A story of love, loss and second chances by Nikita Singh, releasing this Valentine’s Day.
Are you taking care of the calcium needs of your child ?
Lately, I have been thinking of an unusual type of relationship among humans: one of asexuality. Well, come to think of it, asexuality may be more common than we expect it to be. It was perhaps never openly discussed. We, in India, are so tight lipped when it comes to discussing sexuality, that several problems that arise due to lack of understanding/misunderstanding remain unspoken and unattended to. It is as if openly discussing the problems associated with sexual preferences and behavior is a sin. I wish to discuss it not as an expert – which I am not – but rather as one seeking answers. It is my request that it be treated with the seriousness it deserves.
Long ago when my marriage was just a few months old, I remember a neighbor with children aged 10 and 7 coming over to our place and discussing with my mother-in-law some matter of grave importance in a hushed tone. She was a newcomer to our town and not very well known to our family. I kept to myself since the woman in question seemed to prefer to exclude me from the discussion. However it was my mother in law’s reaction that drew my attention.
Don’t be silly , she had said in a sharp tone. If your husband was indifferent and uncaring how did you have children by him? Hush up now and never repeat what you have just told me. The world will laugh at you.
And so it did. In the months that followed, it was an open secret that her husband was not sexually inclined and she had to plead with him to have children.
My children are God’s gift to me, She would often say. People would laugh behind her back and even call her Kunti Devi, referring to the character in the Mahabharat who apparently conceived the Pandava princes by invoking the Gods and natural elements.
Years rolled on and after my mother-in-law’s death, I distanced myself from the woman, unable to listen to the same story repeated over and over again. I had almost concluded that she was crazy and felt that the point raised by my mother-in-law was a valid one. She finally moved out of Jamshedpur and I got on with my life.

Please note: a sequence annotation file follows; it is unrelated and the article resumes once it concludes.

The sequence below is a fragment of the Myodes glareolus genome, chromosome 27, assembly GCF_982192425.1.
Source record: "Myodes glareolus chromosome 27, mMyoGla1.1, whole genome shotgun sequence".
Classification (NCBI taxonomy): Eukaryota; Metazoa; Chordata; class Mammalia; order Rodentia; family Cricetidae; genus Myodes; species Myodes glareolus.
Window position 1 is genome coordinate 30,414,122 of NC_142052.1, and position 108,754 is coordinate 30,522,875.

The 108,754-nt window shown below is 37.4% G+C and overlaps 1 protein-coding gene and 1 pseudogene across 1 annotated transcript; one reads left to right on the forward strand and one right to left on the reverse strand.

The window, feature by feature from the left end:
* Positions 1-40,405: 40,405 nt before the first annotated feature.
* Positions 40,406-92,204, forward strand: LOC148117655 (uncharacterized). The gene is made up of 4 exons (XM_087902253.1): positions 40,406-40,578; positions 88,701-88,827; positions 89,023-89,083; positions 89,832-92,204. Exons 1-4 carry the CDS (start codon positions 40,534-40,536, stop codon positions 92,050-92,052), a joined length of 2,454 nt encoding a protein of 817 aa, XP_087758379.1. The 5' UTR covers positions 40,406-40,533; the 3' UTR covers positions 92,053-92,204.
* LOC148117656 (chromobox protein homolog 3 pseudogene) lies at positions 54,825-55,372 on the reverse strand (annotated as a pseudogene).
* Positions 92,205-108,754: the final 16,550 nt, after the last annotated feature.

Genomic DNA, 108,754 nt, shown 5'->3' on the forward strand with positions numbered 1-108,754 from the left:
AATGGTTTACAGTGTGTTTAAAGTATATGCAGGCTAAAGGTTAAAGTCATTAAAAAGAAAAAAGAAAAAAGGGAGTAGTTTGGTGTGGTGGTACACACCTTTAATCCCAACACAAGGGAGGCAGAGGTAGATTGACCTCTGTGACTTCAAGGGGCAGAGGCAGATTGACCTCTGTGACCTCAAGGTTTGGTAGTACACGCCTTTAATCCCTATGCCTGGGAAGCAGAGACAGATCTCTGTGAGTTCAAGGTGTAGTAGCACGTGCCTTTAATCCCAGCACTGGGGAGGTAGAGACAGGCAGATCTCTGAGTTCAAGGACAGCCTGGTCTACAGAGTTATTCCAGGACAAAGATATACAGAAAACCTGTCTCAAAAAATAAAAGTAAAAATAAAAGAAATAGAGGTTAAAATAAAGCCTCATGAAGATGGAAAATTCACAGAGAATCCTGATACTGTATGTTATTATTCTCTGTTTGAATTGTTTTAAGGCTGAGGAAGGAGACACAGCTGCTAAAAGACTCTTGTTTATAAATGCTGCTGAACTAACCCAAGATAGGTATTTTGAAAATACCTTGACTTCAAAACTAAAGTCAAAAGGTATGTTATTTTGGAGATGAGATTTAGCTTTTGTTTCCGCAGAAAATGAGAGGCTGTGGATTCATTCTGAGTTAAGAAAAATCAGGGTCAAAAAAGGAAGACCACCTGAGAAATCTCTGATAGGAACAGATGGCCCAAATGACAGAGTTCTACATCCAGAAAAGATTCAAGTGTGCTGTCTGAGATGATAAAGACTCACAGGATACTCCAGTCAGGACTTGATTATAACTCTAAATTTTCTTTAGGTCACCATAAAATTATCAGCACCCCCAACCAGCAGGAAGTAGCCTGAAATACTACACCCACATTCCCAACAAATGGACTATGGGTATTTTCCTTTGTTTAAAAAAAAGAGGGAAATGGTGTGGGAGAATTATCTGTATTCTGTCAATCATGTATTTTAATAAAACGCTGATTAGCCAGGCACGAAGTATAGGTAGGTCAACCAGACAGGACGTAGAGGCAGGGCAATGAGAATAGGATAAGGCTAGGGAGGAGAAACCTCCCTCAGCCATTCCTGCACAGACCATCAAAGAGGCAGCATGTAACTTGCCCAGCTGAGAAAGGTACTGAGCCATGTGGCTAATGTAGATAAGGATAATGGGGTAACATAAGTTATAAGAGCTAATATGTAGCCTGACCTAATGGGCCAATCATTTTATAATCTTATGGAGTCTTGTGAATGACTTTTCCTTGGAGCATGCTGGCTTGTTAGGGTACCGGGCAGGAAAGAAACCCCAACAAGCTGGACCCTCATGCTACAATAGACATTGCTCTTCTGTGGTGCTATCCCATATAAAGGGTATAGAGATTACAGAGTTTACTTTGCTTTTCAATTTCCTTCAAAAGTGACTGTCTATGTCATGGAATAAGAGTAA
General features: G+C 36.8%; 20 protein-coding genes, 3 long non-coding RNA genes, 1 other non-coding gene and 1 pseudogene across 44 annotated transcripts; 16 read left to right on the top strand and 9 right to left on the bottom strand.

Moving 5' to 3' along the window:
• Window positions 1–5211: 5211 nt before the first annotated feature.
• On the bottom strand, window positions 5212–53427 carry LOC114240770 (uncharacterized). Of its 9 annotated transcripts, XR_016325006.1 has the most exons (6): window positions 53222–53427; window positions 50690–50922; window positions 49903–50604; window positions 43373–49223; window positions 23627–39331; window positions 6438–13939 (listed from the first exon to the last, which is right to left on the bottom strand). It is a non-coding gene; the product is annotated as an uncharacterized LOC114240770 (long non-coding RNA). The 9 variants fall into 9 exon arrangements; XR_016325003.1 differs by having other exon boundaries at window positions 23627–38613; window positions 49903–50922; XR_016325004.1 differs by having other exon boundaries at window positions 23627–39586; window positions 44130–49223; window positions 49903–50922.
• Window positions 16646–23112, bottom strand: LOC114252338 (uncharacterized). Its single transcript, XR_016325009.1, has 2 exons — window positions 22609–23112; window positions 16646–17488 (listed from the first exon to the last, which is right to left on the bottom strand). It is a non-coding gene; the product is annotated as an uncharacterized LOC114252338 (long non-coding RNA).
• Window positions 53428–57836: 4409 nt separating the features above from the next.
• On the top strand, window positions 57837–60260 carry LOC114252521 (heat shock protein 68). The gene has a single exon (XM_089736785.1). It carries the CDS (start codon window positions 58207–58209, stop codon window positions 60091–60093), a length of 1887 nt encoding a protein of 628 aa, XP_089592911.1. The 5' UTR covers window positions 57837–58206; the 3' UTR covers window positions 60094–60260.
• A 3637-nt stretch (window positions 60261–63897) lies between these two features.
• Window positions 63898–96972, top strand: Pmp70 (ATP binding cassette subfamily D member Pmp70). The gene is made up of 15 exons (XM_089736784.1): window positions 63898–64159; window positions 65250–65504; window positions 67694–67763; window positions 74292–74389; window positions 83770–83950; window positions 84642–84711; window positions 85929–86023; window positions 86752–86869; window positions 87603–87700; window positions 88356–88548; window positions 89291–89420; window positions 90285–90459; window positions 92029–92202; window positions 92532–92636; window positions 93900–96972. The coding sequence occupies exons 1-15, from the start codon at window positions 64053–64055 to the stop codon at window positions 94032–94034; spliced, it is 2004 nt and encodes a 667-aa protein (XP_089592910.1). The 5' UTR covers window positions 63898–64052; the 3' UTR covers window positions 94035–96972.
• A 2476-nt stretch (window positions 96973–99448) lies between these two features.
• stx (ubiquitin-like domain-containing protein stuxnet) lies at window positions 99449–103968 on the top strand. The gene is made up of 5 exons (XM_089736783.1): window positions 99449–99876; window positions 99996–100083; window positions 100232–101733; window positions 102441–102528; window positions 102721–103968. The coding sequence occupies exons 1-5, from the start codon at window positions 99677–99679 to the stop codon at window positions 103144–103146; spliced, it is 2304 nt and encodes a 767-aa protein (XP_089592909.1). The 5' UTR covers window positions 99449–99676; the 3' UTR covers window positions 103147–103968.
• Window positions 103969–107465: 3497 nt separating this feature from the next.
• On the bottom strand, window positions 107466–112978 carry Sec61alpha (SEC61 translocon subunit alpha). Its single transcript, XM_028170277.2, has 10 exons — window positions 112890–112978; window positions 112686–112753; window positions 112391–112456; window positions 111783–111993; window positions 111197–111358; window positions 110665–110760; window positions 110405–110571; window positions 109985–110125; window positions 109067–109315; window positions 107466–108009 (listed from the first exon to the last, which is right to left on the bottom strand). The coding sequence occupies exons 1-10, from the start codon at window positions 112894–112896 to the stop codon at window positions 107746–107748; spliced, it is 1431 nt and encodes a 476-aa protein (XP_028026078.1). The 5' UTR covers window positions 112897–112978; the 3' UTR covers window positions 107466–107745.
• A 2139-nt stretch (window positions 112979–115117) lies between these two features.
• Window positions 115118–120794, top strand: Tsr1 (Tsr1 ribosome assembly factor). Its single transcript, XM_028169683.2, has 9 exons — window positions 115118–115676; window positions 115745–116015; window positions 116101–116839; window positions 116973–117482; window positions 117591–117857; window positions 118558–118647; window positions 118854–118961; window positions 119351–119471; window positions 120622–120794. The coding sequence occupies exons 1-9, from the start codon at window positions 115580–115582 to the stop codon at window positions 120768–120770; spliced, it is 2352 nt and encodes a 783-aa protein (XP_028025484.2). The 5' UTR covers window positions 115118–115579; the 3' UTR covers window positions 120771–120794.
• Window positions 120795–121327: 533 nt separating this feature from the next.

Recently it was whispered that a young mother known to me was contemplating divorce. The reason quoted was the same as the lady mentioned above. It set me thinking. Was procreation a purely biological phenomenon? Weren’t there any emotions involved? I wondered if the man in question was perhaps impotent. The couple in question seemed happy enough. I wondered what might have gone wrong? I wondered if there was any way to save the marriage?
I immediately explored the Internet and stumbled upon a possible answer. Like homosexual, heterosexual and ambi-sexuals, there are people who are asexual. They are not impotent nor do they practice celibacy. They are simply not interested in physical intimacy and prefer a platonic level of emotional interaction. That they may be coaxed or coerced into a sexual relationship on rare occasions, explains how they manage to have children but their married life can be frustrating and dissatisfying – if not to them at least to their partners. I remembered the lady who I had known earlier and wondered if it was due to frustration that she gave vent to her feelings and if we were wrong in deciding that she was crazy.
I am not a doctor or psychologist but I certainly would like to know if there is a way that enables one understand that their (a)sexual preference would adversely affect their married life and therefore clarify the situation to their future partners before tying the knot. Alternatively they may perhaps seek out others like themselves and enjoy a purely platonic relationship. I don’t see any point in coaxing such a person into marriage and complaining later.
Parents assume that all is well with their children and children never feel comfortable talking to them on such sensitive issues and when it does crop up, counseling is never a preferred option. I for one feel that we as a society ought to change and learn to be more open to discussing what we consider unusual or abnormal. For all we know the condition may be more prevalent but less known.
The Hip Grandma lives in a small industrial town called Jamshedpur and despite all its
Excellent post. It is true that there is so little discussion of sexuality even in an educated milieu; not only would something like asexuality never be revealed, the person himself/herself may not know that something is ‘different’ about themselves. After marriage, the mismatch with the partner’s expectations naturally becomes a big problem.
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